Magazine article Mathematics Teaching

The Draft National Curriculum for Primary Mathematics

Magazine article Mathematics Teaching

The Draft National Curriculum for Primary Mathematics

Article excerpt

Ian Thompson looks at the detail in the documentation

After many months of deliberation by the Expert Panel for the National Curriculum review and by the official Advisory Committee (in addition to a rumoured 'unofficial' one [see Pollard, Observer website 17 June 2012]), a range of documents appeared on the Department for Education's (DfE) website. These documents comprise mainly studies of highachieving jurisdictions, but also include the longawaited National Curriculum for mathematics Key Stages 1 and 2- Draft (DfE 2012).

Since the publication of these curriculum documents all three members of the Expert Panel - Professors Andrew Pollard, Mary James and Dylan Wiliam - have complained that their expert advice appears to have been ignored. According to the Guardian website (12 June 2012) Tim Oates, chair of the Expert Panel and member of the Advisory Committee responded to these defections by saying that "The draft programmes of study are drawn from a rigorous research base both domestically and internationally". This research appears to focus solely on the curricula of the world's highest performing jurisdictions and of 'outstanding' schools in England, with a view to selecting the best bits and cobbling them together to create our own English National Curriculum. There appears to be no reference to the wealth of extant research on the actual teaching and learning of mathematics.

The supporting documents do show awareness of some of the potential problems with adopting curricular elements that work in other countries, but nevertheless they still make recommendations. Perhaps the government needs reminding that this type of cherry-picking was attempted on at least three occasions in primary mathematics in the late 1990s, with differing - and some might say, hardly memorable - levels of success:

* the Barking and Dagenham Project based its approach on Swiss materials and methods, with textbooks, teachers' manuals and scripted lesson plans translated into English;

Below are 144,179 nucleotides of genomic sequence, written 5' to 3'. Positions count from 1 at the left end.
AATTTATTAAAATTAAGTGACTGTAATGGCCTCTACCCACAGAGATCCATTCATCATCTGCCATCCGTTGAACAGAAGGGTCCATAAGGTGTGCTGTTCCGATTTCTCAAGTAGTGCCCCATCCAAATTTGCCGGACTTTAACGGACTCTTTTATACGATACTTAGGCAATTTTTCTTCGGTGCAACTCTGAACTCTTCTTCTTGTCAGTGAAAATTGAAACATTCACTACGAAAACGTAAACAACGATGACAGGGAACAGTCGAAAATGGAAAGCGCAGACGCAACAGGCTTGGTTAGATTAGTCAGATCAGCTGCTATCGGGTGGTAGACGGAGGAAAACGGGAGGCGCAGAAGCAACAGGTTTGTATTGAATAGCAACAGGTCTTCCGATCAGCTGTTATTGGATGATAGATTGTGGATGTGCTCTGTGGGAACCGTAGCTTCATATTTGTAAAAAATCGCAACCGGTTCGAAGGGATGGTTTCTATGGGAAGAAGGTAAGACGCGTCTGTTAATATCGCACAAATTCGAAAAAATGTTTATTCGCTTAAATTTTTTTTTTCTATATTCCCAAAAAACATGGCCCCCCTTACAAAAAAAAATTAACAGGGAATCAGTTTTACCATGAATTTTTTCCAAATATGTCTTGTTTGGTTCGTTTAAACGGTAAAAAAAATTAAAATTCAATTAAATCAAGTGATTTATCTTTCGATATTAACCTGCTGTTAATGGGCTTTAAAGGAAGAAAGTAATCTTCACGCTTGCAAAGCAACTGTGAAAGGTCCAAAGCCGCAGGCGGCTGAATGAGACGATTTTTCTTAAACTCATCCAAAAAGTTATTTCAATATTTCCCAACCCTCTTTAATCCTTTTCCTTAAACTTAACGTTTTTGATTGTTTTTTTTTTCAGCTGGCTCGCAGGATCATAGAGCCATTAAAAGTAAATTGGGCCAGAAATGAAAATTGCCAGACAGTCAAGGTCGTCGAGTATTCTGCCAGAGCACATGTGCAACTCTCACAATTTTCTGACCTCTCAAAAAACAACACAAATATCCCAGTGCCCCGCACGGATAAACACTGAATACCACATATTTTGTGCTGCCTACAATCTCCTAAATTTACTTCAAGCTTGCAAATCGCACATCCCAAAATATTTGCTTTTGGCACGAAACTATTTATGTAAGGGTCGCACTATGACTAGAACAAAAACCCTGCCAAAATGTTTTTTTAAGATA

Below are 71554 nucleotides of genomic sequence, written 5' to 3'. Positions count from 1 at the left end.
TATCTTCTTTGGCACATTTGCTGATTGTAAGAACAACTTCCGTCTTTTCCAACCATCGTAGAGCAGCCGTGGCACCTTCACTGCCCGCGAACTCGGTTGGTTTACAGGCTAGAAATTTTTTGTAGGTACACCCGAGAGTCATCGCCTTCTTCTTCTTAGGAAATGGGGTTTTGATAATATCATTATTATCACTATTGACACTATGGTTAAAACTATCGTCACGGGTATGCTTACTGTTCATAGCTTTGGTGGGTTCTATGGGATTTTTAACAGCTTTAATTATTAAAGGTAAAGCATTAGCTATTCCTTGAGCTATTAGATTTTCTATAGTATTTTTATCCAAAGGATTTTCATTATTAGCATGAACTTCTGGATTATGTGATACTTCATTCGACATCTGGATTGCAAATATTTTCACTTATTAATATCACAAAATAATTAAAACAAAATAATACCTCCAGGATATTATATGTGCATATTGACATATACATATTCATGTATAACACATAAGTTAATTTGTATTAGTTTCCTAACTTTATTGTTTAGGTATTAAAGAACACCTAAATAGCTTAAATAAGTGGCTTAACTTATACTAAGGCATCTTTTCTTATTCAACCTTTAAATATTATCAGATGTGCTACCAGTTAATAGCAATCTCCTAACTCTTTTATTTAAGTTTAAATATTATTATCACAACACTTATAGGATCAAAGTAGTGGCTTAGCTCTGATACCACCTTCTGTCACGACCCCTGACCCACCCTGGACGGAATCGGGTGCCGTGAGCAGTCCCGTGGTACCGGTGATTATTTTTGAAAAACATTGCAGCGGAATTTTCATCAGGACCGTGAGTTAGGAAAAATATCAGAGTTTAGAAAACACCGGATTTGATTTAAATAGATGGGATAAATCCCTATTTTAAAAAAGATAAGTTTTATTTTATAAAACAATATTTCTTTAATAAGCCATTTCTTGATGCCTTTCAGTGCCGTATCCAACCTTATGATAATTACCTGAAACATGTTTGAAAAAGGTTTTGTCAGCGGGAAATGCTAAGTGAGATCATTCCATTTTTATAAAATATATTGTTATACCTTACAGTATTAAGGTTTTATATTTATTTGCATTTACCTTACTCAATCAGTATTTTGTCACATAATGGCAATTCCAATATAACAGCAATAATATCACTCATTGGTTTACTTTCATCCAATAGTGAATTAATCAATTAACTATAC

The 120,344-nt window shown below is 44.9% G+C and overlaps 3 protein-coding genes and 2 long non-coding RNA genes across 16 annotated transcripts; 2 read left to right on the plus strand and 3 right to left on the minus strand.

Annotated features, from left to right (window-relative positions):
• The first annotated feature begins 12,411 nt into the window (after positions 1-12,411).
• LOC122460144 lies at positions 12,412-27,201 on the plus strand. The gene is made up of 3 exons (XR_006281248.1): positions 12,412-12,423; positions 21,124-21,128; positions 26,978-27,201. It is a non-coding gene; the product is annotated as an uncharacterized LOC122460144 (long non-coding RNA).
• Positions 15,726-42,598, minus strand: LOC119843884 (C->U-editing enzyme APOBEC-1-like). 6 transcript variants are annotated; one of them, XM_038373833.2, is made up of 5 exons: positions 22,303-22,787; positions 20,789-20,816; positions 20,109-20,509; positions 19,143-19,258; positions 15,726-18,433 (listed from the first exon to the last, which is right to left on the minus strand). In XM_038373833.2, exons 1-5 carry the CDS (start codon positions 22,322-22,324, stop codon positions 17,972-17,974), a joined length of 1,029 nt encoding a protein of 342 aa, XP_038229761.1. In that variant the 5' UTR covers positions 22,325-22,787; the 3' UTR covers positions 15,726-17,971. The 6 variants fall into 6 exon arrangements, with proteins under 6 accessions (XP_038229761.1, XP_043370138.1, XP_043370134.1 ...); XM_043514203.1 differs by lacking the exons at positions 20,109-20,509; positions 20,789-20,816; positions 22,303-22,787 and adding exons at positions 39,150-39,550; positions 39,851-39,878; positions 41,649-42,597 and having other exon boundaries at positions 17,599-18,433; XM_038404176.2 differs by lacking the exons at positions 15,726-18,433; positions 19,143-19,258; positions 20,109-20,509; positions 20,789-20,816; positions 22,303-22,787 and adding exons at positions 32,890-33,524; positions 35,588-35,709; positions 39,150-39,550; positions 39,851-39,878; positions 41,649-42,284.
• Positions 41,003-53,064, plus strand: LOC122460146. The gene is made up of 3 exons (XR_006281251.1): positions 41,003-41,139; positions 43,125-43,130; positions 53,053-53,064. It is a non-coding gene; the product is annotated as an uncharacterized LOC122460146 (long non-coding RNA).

* the Panorama programme on maths teaching in Taiwan, based on David Reynolds' Worlds Apart? report (Ofsted 1996), supplied Her Majesty's Chief Inspector, Chris Woodhead, with ammunition to fuel his argument for much more whole-class teaching. In the form of 'interactive whole-class teaching' this became one of the original three key principles of the National Numeracy Strategy (NNS);

* the NNS also attempted to adopt the Dutch 'Empty Number Line' approach to the teaching of mental calculation (another key principle). However, one reason why this was only partially successful was that we did not fully acquaint ourselves with the details of the underlying pedagogy.

This cherry-picking is no more apparent than in statement 56 in the document: Year 3 when they are taught column addition with carrying and subtraction with borrowing. It is difficult to imagine that even Mr Gove wishes us to return to a method of subtraction not (officially!) taught in school since the mid-1960s (see Figure 1). This is the 'borrowing and paying back' method that those of us educated in the 1940s and 1950s were taught, and probably never really understood, particularly as the method had nothing whatsoever to do with 'borrowing and paying back' but with the more sophisticated concept of 'equal additions' to the minuend and the subtrahend.

Figure 1 illustrates what 'borrowing' in subtraction means in the UK, whereas what it means in the USA is the algorithm we call 'decomposition' (see Figure 2). Now since the maths curriculum of the jurisdiction of Massachusetts was investigated as one of several that performed better than England in the PISA tests, i.e. the international tests for secondary-age children, it is hard not to conclude that 'borrowing' was simply lifted from their curriculum and imported into ours, with no awareness of the different meanings. Of course, I may be completely wrong, and perhaps 'equal additions' is making a comeback after 50 years on the sidelines! …

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